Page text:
In this multi-series blog I will do my best to simplify the complexities of the immune system and
educate the reader on what can be done to optimize immune function through lifestyle
interventions. The interventions we will focus on are: diet/nutrition, physical activity, stress
management environmental toxins and hygiene/habits. I will attempt to explain and how and
why these lifestyle interventions are so important for a healthy immune system.
The immune system is divided into two sub-systems: the innate immune system and the
adaptive immune system. Both work close with one another and are vital for protecting our
bodies from invading organisms. The innate immune system is considered the “first line of
defense”. It involves mechanical barriers too pathogens. Some of these barriers include skin,
mucus membranes, chemical barriers such as stomach acid. Breaches of barrier function are
one of the most potent immune challenges a person can face. Protecting barrier function is
vital for basic immune function and appropriate immune responses. This is especially true of
the intestinal lining where it is said the 80% of the immune system resides. The innate immune
system is comprised of many different type of cells to include neutrophils, basophils,
macrophages, dendritic cells and natural killer cells to name a few.
One very important key regulators of both the innate and adaptive immune system is the mitochondria. Given the growing information about how important mitochondria are for basic immune function with the fact that mitochondrial dysfunction may be the link to chronic diseases and other illnesses not previously linked, it should be clear that mitochondrial support strategies plays a critical part in any immune-supporting strategy.
The immune system includes a cascade of complex reactions in response to singling cells when exposed to pathogens or damaged cells. An important component of these reactions are cell receptors. Receptors are proteins that preform specific reactions. If the proteins are modified in any way their function is also modified. One common and well known way a protein can become modified is by having a sugar molecule attached to it. This is precisely what happens with increased sugar consumption. Hemoglobin A1c is a blood test most people are familiar with. It measures sugar attached to a protein. In this case it measures sugar attached to the protein hemoglobin. This test is a surrogate marker for glucose attached to other proteins in the body as well. Sugar attached to a protein will impair with that proteins function.
As we age so does our immune system. The aging of the immunes system is a phenomenon referred to as immunosenescence. Therefore, as we age, our immune system is less able to adapt new strategies when encountering new antigens. That is why the elderly are more vulnerable to immune-related disorders. An aging immune system is a part of life and experienced by everyone but the degree of immunosenescence one is affected depends on genetics, epigenetics, environmental factors and lifestyle-related signals from diet, physical activity, sleep and stress management. Proper hormone function to include cortisol to DHEA ratio, thyroid function to name a few.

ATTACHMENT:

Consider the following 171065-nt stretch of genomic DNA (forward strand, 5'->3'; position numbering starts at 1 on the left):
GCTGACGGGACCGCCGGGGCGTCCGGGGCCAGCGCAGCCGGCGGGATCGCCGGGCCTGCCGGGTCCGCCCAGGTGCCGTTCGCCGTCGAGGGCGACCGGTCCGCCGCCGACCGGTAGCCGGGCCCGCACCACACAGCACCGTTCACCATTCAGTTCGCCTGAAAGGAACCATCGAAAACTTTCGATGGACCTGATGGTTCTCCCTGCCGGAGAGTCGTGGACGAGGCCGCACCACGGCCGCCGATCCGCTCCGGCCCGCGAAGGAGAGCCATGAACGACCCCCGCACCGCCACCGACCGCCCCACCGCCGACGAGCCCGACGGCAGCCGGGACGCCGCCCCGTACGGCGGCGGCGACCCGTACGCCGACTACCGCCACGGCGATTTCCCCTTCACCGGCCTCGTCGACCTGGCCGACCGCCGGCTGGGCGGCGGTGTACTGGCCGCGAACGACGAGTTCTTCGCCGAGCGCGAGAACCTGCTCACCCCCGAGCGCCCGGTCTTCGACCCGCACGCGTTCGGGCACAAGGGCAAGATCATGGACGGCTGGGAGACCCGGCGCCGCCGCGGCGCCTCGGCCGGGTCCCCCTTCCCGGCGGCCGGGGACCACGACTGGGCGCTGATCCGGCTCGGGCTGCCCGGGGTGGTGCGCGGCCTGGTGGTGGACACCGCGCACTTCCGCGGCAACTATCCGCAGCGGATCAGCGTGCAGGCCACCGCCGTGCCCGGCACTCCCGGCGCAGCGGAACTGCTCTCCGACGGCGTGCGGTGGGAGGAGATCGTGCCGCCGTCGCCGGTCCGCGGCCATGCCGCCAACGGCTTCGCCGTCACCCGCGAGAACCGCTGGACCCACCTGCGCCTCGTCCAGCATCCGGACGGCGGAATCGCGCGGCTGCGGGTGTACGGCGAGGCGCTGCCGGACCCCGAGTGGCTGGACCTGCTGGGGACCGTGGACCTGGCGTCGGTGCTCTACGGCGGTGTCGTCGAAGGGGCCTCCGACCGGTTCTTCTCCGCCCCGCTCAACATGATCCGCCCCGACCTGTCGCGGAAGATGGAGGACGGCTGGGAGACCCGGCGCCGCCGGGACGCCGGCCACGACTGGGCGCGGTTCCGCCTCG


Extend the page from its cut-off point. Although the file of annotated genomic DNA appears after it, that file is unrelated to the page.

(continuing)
But fear not there are many ways to build a stronger immune response and increase the metabolic reserve our immune system relies on every day. There is no way around the fact, a healthy body demands a healthy lifestyle. Making little changes to your life can have a big effect on how well your immune system is able to protect you from illness. The best immunebuilding strategies are those that provide the metabolic building blocks and signals to trigger the healing properties the body. Some of the most important and studied lifestyle inputs affecting overall health and especially immune function is diet and nutrition. The Western or Standard American Diet is considered detrimental to nearly all healthy functions and the immune system is no exception. It is clear that avoiding unnecessary exposure and purposely avoiding antigens and allergens may be a prudent way to stay healthy and avoid episodes of critical illness. Lifestyle choices over many decades will strengthen and build the metabolic reserve that allows immune function well into the 8th and 9th decades of life.
In the next article on this subject I will discuss specific details and strategies to support and maintain a healthy immune system and I will give you a hint, It does not include medication. I will be covering not only the what but also the why of how these lifestyle interventions can help maintain a healthy functional immune system.
One of the first principles for over all immune support is the ability to maintain barrier function. Nowhere is this more critical than in the gut. Breaches in the gut barrier function is one of the most potent immune challenges. It is now university understood in the medical community that GI function and health are strongly correlated with a strong immune system. 70-80% of immune cells reside in the GI tract. Along with GI barrier function, the other mucosal barriers of the eyes, mouth, lungs, breast, vagina and skin should also be maintained.
Health and happiness,